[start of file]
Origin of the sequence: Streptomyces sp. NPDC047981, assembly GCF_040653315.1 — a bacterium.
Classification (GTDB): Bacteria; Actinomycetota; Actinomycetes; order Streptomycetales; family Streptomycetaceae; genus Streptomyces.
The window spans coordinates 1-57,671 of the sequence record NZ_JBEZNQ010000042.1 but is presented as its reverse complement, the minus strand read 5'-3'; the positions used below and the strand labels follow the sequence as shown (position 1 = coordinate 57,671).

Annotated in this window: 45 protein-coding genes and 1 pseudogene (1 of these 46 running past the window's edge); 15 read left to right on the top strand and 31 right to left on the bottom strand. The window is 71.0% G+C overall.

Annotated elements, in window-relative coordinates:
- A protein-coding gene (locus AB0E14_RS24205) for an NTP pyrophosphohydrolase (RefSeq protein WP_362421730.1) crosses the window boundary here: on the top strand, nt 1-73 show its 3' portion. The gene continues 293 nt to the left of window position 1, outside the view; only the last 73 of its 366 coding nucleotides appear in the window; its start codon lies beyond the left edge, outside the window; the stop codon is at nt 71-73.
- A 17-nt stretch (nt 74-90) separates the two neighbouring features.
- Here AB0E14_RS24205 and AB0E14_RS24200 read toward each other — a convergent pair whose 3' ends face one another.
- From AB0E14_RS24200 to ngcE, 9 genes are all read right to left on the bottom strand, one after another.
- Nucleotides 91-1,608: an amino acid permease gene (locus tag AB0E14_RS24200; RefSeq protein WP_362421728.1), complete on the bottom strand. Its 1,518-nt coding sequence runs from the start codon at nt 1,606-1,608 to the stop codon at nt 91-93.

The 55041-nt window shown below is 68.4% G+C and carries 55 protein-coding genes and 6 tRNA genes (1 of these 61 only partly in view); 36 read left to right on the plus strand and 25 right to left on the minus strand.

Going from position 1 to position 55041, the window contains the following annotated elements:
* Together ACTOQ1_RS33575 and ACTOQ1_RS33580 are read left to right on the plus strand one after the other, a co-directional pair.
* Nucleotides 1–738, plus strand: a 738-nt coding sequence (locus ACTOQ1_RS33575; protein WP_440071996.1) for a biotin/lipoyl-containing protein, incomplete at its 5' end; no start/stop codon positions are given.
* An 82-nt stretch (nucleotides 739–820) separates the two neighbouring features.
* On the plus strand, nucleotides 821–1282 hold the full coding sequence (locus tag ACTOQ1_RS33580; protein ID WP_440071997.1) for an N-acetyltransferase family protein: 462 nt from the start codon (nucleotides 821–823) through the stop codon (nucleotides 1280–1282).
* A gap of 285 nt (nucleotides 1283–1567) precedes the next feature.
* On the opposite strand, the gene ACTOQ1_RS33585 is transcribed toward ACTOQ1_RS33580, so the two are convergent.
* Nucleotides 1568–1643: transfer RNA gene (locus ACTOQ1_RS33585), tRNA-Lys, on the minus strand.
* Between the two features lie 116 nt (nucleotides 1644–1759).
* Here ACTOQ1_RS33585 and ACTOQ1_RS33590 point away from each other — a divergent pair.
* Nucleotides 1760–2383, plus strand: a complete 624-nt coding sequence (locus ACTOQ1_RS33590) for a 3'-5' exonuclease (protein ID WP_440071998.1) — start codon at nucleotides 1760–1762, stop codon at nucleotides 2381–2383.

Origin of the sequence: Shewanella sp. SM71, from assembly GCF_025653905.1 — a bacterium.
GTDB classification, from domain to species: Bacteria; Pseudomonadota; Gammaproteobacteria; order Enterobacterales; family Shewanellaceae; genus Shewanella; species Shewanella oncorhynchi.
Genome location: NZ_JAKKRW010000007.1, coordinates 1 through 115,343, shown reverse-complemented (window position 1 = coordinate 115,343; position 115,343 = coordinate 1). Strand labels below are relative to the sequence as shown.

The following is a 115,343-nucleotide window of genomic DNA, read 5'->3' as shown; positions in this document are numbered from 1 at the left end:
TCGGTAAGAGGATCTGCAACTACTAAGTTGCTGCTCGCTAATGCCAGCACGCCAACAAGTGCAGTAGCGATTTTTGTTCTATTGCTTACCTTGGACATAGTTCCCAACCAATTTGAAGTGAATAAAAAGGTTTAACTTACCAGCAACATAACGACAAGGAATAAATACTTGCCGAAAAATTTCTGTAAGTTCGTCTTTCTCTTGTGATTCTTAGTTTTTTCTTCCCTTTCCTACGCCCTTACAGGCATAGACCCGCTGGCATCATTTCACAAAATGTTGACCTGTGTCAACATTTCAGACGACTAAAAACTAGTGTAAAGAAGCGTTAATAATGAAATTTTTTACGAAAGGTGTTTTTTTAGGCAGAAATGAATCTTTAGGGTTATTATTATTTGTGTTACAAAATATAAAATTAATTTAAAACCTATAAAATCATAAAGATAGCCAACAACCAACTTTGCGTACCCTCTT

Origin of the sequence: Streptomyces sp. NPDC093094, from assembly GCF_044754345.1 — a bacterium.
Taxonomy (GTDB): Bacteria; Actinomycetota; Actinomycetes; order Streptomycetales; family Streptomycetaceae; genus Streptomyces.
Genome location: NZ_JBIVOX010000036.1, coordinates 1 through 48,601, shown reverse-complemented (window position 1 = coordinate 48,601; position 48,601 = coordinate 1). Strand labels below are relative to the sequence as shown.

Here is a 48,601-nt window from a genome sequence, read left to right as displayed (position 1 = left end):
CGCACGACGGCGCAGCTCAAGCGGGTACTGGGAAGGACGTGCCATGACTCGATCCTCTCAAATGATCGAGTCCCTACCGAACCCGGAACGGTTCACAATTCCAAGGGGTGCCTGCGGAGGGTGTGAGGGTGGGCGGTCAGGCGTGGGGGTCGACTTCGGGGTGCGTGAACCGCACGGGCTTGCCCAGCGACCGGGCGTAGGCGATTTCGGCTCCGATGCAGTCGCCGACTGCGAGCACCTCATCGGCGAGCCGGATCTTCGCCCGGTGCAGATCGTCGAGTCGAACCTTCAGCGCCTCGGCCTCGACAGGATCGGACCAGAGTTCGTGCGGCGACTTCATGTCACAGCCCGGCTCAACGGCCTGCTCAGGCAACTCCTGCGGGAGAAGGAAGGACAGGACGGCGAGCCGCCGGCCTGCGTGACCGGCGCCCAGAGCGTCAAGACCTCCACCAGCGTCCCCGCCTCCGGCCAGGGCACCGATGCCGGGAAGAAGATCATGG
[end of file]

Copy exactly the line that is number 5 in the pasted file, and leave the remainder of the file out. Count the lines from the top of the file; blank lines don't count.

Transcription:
Annotated elements, in window-relative coordinates: